Teaching Teamwork

Our goal is to teach electronics students how to work effectively in teams, and by monitoring and analyzing their actions to find ways to assess the contribution of each team member. Students will work on realistic simulations of electronic components and circuit boards that are linked together over the Internet. The project addresses the mismatch between the value of teamwork in the modern STEM workplace and the difficulty of teaching students to collaborate while also evaluating them individually.

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View and run the three resistor challenge alone or as part of a team.
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Collaboration and communication are critically important skills in the 21st century STEM workforce, yet schools and colleges continue to reward students primarily for their individual test-taking ability. In part this is because assigning grades to individual team members is so difficult. With our partners Tidewater Community College, CORD and ETS, we are teaching electronics students how to work effectively in teams, both face-to-face and remotely. Each student is provided with a simulated electronic circuit, such as a breadboard or digital device, and a set of components and test equipment. Students can link their breadboards together over the Internet, and use them to build, modify, and test realistic simulations of electronic circuits. They work independently on their own piece of the circuit, but they can communicate with their teammates and observe their piece. We will monitor each student’s actions and communications, analyze the data, and report on the performance of each individual student as well as that of the team as a whole.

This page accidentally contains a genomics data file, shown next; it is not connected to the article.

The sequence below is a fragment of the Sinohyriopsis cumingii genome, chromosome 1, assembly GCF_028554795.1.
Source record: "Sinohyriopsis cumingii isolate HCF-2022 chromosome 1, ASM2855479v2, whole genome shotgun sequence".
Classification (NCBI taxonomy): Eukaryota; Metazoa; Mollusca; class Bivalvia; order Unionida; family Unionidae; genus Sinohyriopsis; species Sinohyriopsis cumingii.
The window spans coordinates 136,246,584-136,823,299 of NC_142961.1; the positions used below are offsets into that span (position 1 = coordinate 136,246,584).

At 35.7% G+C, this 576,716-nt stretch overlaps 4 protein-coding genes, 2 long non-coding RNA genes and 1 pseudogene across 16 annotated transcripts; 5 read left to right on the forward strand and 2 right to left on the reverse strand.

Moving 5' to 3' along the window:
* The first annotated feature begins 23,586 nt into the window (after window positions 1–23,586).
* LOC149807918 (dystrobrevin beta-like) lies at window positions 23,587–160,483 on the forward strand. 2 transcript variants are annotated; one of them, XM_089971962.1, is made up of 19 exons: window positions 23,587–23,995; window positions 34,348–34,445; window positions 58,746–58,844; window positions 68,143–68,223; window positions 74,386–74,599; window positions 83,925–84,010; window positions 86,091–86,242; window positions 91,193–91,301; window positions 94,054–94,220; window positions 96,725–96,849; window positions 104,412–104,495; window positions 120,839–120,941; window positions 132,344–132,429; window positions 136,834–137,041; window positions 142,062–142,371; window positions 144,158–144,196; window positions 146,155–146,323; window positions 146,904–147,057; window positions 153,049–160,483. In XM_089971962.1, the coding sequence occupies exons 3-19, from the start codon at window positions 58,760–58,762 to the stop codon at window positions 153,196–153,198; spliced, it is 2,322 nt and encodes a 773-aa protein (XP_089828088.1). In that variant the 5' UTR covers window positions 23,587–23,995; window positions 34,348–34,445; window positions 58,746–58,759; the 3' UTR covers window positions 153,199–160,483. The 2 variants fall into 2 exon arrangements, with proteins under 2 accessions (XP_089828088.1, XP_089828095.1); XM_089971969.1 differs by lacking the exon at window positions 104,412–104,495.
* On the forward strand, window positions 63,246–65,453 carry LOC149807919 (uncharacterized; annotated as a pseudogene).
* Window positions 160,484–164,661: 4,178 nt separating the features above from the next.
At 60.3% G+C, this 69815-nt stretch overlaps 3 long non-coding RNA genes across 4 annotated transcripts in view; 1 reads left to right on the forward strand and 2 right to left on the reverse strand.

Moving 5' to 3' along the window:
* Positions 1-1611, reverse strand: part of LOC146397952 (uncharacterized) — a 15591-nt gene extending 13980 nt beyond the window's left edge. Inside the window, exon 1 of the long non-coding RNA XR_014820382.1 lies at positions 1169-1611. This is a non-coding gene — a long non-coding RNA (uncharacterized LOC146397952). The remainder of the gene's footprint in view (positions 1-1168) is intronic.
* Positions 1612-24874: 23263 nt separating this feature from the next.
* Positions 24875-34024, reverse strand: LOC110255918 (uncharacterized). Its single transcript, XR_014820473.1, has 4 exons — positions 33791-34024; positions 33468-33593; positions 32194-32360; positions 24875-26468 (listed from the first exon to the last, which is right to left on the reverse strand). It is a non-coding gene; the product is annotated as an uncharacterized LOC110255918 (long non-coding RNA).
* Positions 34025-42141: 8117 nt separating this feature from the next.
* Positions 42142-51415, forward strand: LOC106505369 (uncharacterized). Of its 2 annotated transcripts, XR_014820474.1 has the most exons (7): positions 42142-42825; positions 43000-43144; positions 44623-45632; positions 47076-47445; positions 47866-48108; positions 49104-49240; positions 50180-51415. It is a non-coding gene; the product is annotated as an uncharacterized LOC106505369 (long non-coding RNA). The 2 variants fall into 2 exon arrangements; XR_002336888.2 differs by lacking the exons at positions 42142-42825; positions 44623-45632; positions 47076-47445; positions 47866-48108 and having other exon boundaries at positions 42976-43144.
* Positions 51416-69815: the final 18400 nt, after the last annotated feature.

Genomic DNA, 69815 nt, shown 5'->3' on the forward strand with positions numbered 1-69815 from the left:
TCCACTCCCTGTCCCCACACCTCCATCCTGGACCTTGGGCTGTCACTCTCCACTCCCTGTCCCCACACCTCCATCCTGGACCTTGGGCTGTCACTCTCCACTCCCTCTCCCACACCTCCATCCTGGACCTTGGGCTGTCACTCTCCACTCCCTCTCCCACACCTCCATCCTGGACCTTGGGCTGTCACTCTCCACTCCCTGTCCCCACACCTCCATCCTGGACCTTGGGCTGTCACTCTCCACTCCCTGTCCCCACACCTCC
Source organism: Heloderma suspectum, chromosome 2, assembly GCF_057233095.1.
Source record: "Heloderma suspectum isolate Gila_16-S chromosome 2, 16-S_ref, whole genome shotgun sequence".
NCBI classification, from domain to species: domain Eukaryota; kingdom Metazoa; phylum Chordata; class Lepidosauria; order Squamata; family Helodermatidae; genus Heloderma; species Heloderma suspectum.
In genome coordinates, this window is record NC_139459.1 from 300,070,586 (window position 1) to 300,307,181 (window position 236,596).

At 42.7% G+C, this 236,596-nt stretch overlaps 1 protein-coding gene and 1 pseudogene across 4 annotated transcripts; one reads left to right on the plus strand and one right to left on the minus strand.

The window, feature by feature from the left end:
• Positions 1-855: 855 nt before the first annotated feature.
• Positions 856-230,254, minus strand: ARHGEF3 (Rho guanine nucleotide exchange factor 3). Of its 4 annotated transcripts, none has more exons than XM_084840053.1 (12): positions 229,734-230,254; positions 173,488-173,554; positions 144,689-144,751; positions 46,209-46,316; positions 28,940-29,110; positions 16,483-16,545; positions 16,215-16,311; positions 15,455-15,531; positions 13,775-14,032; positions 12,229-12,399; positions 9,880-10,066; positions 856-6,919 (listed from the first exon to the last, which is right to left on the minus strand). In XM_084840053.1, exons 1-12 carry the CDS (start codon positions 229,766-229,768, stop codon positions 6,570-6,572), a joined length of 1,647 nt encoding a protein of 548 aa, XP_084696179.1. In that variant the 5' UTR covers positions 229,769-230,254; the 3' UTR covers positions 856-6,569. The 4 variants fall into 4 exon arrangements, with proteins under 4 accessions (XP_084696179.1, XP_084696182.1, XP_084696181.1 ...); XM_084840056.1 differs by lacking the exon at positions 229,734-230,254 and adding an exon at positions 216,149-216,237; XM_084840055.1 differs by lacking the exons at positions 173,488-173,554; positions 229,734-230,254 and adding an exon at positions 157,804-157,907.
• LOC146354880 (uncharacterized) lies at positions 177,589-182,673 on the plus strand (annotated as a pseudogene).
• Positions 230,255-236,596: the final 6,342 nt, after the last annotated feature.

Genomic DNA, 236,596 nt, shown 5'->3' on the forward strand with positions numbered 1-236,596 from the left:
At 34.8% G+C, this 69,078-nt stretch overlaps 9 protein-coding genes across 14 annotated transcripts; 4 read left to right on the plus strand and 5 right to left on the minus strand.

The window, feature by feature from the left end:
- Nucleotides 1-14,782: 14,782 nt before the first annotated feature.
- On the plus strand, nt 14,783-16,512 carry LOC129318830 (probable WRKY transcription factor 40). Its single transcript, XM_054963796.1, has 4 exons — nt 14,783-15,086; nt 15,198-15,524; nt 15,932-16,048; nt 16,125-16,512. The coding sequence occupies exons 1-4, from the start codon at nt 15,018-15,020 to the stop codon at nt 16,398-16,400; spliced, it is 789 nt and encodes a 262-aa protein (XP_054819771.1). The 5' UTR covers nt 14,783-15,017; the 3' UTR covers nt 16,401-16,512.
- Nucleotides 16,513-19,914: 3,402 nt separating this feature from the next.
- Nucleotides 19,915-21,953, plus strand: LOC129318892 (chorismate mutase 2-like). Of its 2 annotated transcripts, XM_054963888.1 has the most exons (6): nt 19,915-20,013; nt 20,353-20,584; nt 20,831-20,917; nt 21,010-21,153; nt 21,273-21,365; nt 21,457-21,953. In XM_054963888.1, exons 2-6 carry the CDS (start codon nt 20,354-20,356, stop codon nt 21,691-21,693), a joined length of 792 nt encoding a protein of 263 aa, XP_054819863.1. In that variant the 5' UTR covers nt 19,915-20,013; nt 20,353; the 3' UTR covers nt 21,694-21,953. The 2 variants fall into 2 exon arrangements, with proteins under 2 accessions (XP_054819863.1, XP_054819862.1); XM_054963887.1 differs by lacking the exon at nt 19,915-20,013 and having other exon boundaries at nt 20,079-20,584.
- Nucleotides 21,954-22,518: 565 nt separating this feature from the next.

Watch our project partners at ETS describe the emerging field of
collaborative assessment!

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This material is based upon work supported by the National Science Foundation under Grant No. DUE-1400545. Any opinions, findings, and conclusions or recommendations expressed in this material are those of the author(s) and do not necessarily reflect the views of the National Science Foundation.